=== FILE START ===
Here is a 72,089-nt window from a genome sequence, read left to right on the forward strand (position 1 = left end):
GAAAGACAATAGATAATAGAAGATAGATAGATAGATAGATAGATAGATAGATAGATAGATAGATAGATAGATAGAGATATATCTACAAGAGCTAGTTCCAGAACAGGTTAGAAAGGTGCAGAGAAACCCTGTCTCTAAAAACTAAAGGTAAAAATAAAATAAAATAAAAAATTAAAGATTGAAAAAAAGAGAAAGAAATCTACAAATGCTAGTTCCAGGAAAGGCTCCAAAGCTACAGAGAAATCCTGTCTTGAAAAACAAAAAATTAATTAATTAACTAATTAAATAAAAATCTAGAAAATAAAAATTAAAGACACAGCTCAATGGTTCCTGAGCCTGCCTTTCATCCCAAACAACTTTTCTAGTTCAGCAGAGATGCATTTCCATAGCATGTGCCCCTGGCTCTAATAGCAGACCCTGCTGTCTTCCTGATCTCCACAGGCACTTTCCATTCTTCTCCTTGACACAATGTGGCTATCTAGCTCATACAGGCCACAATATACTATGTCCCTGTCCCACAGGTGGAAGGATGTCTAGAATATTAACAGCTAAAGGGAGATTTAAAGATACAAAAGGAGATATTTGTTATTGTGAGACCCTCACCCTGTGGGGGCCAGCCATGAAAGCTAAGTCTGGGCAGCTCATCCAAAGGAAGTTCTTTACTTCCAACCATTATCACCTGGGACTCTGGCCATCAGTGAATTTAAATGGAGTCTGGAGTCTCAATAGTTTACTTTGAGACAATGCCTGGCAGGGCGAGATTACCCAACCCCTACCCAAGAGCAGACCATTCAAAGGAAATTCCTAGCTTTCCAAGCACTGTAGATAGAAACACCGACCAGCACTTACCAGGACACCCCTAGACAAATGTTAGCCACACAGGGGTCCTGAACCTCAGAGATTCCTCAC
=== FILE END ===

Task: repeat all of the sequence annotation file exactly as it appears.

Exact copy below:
Here is a 72,089-nt window from a genome sequence, read left to right on the forward strand (position 1 = left end):
GAAAGACAATAGATAATAGAAGATAGATAGATAGATAGATAGATAGATAGATAGATAGATAGATAGATAGATAGAGATATATCTACAAGAGCTAGTTCCAGAACAGGTTAGAAAGGTGCAGAGAAACCCTGTCTCTAAAAACTAAAGGTAAAAATAAAATAAAATAAAAAATTAAAGATTGAAAAAAAGAGAAAGAAATCTACAAATGCTAGTTCCAGGAAAGGCTCCAAAGCTACAGAGAAATCCTGTCTTGAAAAACAAAAAATTAATTAATTAACTAATTAAATAAAAATCTAGAAAATAAAAATTAAAGACACAGCTCAATGGTTCCTGAGCCTGCCTTTCATCCCAAACAACTTTTCTAGTTCAGCAGAGATGCATTTCCATAGCATGTGCCCCTGGCTCTAATAGCAGACCCTGCTGTCTTCCTGATCTCCACAGGCACTTTCCATTCTTCTCCTTGACACAATGTGGCTATCTAGCTCATACAGGCCACAATATACTATGTCCCTGTCCCACAGGTGGAAGGATGTCTAGAATATTAACAGCTAAAGGGAGATTTAAAGATACAAAAGGAGATATTTGTTATTGTGAGACCCTCACCCTGTGGGGGCCAGCCATGAAAGCTAAGTCTGGGCAGCTCATCCAAAGGAAGTTCTTTACTTCCAACCATTATCACCTGGGACTCTGGCCATCAGTGAATTTAAATGGAGTCTGGAGTCTCAATAGTTTACTTTGAGACAATGCCTGGCAGGGCGAGATTACCCAACCCCTACCCAAGAGCAGACCATTCAAAGGAAATTCCTAGCTTTCCAAGCACTGTAGATAGAAACACCGACCAGCACTTACCAGGACACCCCTAGACAAATGTTAGCCACACAGGGGTCCTGAACCTCAGAGATTCCTCAC